"The Cooperative Children’s Book Center keeps annual statistics that show that authors of color wrote less than 5 percent of U.S. books published for children in recent years. You are a prolific, award-winning author–but could you name five other black LGBTQ authors of children’s literature?That's from the condensed version that made it onto Ms Mag's blog. The full interview is on Zetta's blog as well as her Youtube channel.
Um…I couldn’t. I probably could name two, but I don’t know if people are just not out. I think there are people who are still very closeted. You’re dealing with a society that automatically associates pedophilia with anybody who’s interested in children in any way, and a lot of people who still think that queerness is some pathology.
I haven’t come across a lot of young black writers who are new but I feel like, if the book is finished and it’s halfway decent, there’s a home for it. I don’t know if that’s me just being out there and not knowing enough about publishing. I mean, I think of Coe Booth, Brenda Woods, the woman who did Fly Girl [Sherri L. Smith]. You’re one of the new writers coming up: I think you’re one of the people who’s potentially going to change the world of speculative fiction. But I think in terms of publishers trying to figure out where it belongs, that’s kind of a slower movement—especially with the business of books changing so quickly.
Do you feel optimistic about the future of publishing?
I feel optimistic but I think people can’t expect it to be the old way of doing things. I mean, my first book was published in 1989. I think if I was starting to write today, I would be self-publishing."
Here's an excerpt from an interview Lori Devoti did with me about turning to indie publishing:
"Q: What route would you suggest for an author who hasn’t been published before? Should they still follow the old route of agent/publisher or do you think going straight to self-publishing is a good option?And here's an excerpt from an interview with our fave goth megastar, Le R. on critiquing and editing others' work:
A. I would urge them to think about what they truly want from being published. If it is the recognition of being accepted by the publishing establishment (which is a totally okay goal), then I would say press on along the traditional publishing route. If, however, an author wants only to get her/his work out there, under the eyes of readers who might devour it, connect with it, change their lives because of it, then I would say explore the wonderful world of indie publishing. But I would highly recommend doing a lot of research. Read the stories of people who’ve self-published, check out blogs, pick up books that have been self-published and are highly recommended by trusted sources. Ask a lot of questions!"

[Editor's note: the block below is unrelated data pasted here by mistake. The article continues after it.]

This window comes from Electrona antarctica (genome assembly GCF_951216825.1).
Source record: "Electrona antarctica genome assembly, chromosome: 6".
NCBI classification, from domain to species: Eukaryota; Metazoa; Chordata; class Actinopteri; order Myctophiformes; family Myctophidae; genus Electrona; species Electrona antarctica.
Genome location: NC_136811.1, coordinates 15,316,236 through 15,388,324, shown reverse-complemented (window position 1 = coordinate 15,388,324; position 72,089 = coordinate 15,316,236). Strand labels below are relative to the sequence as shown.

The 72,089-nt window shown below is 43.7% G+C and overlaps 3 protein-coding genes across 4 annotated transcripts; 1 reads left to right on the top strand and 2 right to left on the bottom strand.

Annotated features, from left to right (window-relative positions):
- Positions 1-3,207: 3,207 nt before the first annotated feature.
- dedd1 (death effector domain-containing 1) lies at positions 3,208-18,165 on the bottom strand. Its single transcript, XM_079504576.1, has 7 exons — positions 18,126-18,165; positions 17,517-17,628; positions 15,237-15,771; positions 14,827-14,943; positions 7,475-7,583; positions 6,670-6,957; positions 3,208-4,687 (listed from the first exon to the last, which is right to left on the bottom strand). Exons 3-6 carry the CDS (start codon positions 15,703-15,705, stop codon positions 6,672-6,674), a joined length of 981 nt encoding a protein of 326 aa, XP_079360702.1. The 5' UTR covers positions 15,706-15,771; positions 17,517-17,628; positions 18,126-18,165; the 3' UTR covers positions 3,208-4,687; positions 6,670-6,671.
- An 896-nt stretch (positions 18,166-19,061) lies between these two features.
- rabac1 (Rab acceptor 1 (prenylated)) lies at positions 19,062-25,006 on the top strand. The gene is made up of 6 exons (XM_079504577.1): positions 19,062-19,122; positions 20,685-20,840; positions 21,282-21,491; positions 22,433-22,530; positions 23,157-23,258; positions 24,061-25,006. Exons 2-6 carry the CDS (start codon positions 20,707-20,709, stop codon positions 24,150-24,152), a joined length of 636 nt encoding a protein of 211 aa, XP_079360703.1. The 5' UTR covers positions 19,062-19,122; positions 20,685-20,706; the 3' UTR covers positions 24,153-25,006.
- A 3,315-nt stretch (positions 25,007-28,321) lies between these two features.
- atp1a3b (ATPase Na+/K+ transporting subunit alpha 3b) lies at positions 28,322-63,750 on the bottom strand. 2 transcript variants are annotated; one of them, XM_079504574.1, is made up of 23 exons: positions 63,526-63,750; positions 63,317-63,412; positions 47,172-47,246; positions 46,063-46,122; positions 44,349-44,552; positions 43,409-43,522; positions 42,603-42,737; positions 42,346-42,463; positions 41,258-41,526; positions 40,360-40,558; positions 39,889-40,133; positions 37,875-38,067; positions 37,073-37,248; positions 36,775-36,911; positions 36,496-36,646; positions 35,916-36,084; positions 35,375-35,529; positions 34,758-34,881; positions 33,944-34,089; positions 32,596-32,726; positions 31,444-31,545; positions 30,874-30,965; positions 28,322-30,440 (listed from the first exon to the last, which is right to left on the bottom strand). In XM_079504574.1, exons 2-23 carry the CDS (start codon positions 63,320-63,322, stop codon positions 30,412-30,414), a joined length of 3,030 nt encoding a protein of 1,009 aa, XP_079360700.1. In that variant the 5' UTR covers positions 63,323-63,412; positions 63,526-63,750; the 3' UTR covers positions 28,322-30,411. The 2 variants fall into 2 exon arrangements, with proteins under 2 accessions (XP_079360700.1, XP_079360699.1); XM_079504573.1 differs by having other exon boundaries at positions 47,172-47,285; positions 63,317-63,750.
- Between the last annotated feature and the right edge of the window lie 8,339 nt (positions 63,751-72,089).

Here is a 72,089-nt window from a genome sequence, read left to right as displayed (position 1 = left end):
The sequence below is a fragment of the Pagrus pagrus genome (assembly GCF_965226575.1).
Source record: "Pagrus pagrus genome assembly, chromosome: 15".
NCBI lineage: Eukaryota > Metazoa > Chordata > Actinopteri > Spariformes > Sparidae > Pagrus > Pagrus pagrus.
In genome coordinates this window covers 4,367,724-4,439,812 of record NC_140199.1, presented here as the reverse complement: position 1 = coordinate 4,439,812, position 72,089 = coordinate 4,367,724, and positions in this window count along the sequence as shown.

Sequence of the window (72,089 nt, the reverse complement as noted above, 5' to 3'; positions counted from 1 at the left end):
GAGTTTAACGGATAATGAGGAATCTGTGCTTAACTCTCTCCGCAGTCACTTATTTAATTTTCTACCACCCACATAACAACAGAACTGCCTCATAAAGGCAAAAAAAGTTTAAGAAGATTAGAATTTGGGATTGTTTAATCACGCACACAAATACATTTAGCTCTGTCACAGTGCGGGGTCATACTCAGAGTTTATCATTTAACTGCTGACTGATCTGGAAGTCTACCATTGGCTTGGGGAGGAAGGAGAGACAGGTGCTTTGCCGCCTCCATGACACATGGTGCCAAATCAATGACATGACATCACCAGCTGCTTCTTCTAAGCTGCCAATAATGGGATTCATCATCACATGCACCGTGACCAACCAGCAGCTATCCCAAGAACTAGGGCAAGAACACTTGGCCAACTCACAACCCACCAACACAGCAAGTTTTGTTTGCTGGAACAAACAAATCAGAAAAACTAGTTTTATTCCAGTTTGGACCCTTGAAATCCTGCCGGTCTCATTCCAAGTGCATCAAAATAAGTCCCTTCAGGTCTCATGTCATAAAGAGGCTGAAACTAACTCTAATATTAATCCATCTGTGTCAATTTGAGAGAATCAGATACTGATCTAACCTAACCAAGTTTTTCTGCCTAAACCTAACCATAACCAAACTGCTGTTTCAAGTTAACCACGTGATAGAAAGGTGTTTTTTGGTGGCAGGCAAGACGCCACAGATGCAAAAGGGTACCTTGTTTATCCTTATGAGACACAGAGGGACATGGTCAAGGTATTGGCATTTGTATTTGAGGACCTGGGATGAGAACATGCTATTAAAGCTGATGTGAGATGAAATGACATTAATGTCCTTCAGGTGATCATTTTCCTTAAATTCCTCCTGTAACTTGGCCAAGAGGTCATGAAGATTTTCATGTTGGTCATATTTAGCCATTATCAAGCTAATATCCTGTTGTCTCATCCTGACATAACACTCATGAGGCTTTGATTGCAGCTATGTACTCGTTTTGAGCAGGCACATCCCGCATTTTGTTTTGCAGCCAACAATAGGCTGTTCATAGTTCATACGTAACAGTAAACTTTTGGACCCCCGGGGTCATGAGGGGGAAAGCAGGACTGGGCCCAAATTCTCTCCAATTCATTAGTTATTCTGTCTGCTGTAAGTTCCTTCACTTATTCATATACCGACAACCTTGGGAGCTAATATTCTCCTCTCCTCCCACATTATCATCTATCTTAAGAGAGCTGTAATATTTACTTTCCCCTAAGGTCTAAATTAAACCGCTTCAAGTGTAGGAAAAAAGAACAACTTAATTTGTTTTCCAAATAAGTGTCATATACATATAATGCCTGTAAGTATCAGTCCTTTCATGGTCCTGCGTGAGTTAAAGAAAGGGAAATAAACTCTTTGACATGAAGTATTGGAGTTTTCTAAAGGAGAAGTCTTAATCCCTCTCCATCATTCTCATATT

"Is there one specific thing that you gravitate toward while critiquing?
Le R: It sounds sort of corny, but I think I gravitate toward the writer. I read so, so many query letters and manuscripts when I worked in publishing, and I read so much unpolished work now as a freelancer, and you develop--or at least I have developed, I don't know if this is always true, not everyone used to be a social worker--this weird ability to see the person producing the work. You can tell a lot about a person by the way they frame a story. I don't mean that in a sinister way--just that I try to think in terms of what would be most useful to that particular person. I don't have to worry at all any more about whether something is "good" or "publishable" or "salable"--it's not my job to sort things, it's my job now to help someone move forward, and anyone can move forward with their writing."
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